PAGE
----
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Frailty: Not a Part of Aging

Frailty: Not a Part of Aging

Frailty is a risk factor for poor quality of life, falls, functional decline and more—but it’s reversible and avoidable.

When Hamlet declares “Frailty, thy name is woman,” (he’s criticizing his mother’s—and all women’s—character as weak), it’s clear that he’d never run into anyone like Dr. Mike’s wife Nancy, Dr. Oz’s wife Lisa, or Lindsey Vonn, Venus Williams or Elizabeth Warren.

These days, we know women can conquer physical and mental challenges as well as men (and sometimes better). And we know frailty isn’t a word to be used casually to describe a person—female or male—like the color of their hair or height.

Frailty is a medical condition that’s usually defined as meeting any three of these five characteristics:

  • low physical activity
  • weak grip strength
  • low energy
  • slow walking speed
  • non-deliberate weight loss

Frailty is a risk factor for poor quality of life, falls, functional decline and disability, long-term care need and finally death, within a two-year window.

It’s also an increasing problem globally. A study published in JAMA Open Network looked at 46 studies of more than 120,000 people in 28 countries and found around 4.3 percent of folks 60 and older will develop frailty annually. That adds up to a lot of people (340 million+) over a decade. The good news is that it’s avoidable and reversible.

Regular physical activity, including 10,000 steps a day and two to three 30-minute strength-building sessions weekly, are the basic tools to fight frailty.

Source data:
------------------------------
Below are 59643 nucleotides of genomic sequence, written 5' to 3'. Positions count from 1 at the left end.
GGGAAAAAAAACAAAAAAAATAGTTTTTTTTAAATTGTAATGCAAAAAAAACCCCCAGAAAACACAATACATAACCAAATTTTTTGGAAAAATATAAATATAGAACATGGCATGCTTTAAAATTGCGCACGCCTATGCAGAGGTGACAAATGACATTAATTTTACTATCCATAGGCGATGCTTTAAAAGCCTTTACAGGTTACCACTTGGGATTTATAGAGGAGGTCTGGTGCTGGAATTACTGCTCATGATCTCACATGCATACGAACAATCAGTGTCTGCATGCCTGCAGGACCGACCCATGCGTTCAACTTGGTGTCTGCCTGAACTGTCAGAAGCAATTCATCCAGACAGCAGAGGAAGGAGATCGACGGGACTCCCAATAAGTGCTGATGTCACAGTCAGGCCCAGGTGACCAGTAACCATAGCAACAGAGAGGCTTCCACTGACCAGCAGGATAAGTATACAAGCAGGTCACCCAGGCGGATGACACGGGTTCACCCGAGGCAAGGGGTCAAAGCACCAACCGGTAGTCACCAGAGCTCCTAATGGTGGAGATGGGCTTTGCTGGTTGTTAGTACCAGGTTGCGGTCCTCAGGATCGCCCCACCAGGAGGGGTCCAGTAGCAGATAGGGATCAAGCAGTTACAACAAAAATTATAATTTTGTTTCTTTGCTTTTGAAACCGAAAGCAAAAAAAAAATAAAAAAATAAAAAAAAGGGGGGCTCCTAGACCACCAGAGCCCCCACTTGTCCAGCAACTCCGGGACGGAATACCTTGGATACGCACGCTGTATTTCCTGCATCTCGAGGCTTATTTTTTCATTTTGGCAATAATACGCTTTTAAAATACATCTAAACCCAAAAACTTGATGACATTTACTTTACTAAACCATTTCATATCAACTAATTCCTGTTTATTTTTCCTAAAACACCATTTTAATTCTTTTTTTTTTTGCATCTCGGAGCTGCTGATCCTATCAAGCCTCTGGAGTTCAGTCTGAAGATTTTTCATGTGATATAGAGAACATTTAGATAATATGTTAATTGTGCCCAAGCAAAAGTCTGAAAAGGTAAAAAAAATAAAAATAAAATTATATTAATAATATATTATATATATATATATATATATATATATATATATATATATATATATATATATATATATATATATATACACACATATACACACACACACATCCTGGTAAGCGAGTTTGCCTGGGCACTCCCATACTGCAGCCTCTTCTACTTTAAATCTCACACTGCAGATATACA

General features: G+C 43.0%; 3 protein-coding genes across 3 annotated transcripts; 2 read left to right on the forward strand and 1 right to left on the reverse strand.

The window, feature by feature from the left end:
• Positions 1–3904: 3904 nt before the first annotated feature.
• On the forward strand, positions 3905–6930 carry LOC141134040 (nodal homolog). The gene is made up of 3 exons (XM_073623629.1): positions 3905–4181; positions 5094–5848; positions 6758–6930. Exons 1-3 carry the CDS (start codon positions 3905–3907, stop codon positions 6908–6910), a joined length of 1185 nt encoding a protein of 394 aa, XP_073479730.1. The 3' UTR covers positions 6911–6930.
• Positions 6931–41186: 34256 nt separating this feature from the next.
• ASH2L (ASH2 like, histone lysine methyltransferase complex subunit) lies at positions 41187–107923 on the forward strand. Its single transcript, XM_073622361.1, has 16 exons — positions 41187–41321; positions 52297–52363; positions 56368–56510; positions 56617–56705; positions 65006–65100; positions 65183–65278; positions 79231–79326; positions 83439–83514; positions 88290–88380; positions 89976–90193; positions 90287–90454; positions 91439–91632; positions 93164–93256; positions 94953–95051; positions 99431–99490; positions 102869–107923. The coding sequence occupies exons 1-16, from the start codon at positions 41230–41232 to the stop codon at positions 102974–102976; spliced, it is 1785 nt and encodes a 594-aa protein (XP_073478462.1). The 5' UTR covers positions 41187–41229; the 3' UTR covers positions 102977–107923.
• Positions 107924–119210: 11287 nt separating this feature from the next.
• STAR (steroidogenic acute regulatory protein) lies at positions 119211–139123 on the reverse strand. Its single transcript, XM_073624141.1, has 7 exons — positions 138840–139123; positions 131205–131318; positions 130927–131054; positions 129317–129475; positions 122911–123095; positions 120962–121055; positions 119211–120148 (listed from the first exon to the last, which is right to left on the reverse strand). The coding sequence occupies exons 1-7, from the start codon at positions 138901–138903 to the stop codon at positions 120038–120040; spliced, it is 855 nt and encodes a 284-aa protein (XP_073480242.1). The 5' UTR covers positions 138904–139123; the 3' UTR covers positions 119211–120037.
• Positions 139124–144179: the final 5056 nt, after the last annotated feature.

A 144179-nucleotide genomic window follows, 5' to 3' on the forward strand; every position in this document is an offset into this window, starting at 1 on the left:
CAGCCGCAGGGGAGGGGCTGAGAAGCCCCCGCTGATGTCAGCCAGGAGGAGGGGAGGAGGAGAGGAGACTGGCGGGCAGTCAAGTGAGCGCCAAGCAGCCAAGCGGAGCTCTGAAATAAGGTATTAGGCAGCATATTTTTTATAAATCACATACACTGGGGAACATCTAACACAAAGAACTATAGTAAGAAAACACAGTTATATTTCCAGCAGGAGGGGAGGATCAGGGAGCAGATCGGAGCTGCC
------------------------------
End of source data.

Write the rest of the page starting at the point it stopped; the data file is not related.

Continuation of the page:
• If you’re a slow walker, set reasonable goals and build endurance and your step count. If you can walk five blocks in 10 minutes, try to shave one minute off your time after every seven walks with the goal of eventually covering one (normal size) block in 60-90 seconds or five blocks in five to seven-and-a-half minutes.
  • Muscle-strengthening workouts are essential to counter the loss of muscle mass that can come with age. We advocate stretch bands and hand weights. Start light; it’s repetitions not heavy loads that get results.
  • Stand up! Sitting around robs you of energy and strength, even if you’re beginning to walk more. Get up every 30 minutes and walk outside, jump in place or take a flight of stairs.
  • If you need physical therapy for arthritic joints or sore/inflamed tissues, check with your doc.

Weight management is also very important, since excess pounds make mobility difficult, strain joints, increase depression and lead to a wide range of chronic diseases from obesity to diabetes, heart disease and cancer. If you’re overweight or have a waist circumference of 35 or greater for gals or 40 or greater for guys, you need to adopt a nutritional plan that will help burn fat. The What to Eat When diet plan (on www.doctoroz.com and www.whenway.com) is an effective approach that combines tasty food choices with the timing of your meals. Tip: Make it at least 12 hours between your last meal of the day and your first.

The basics: Aim for around seven ounces of protein a day, four servings of carbs, up to four tablespoons of EVOO, 1 ounce of nuts, and/or half an avocado and unlimited non-starchy vegetable. Not losing the weight you would like? Try cutting back a little on carbs or fats and adding more vegetables.

Other smart ways to battle frailty include increasing social interaction through clubs, family or volunteering. The psychological boost and happiness that comes from helping others and having a network of support can empower your attempt to increase physical activity and lose weight.

Also, don’t shy away from using assistive devices. We know it can be tough sometimes to acknowledge that a cane or walker might be the key to getting in those daily steps and interacting with the world. But Dr. Mike’s mother-in-law reached the age of 100 by recovering from a fall with vigorous physical therapy and a willingness to use a walker… then a cane… and ultimately, nothing at all. If a 100-year-old can do it, so can you.

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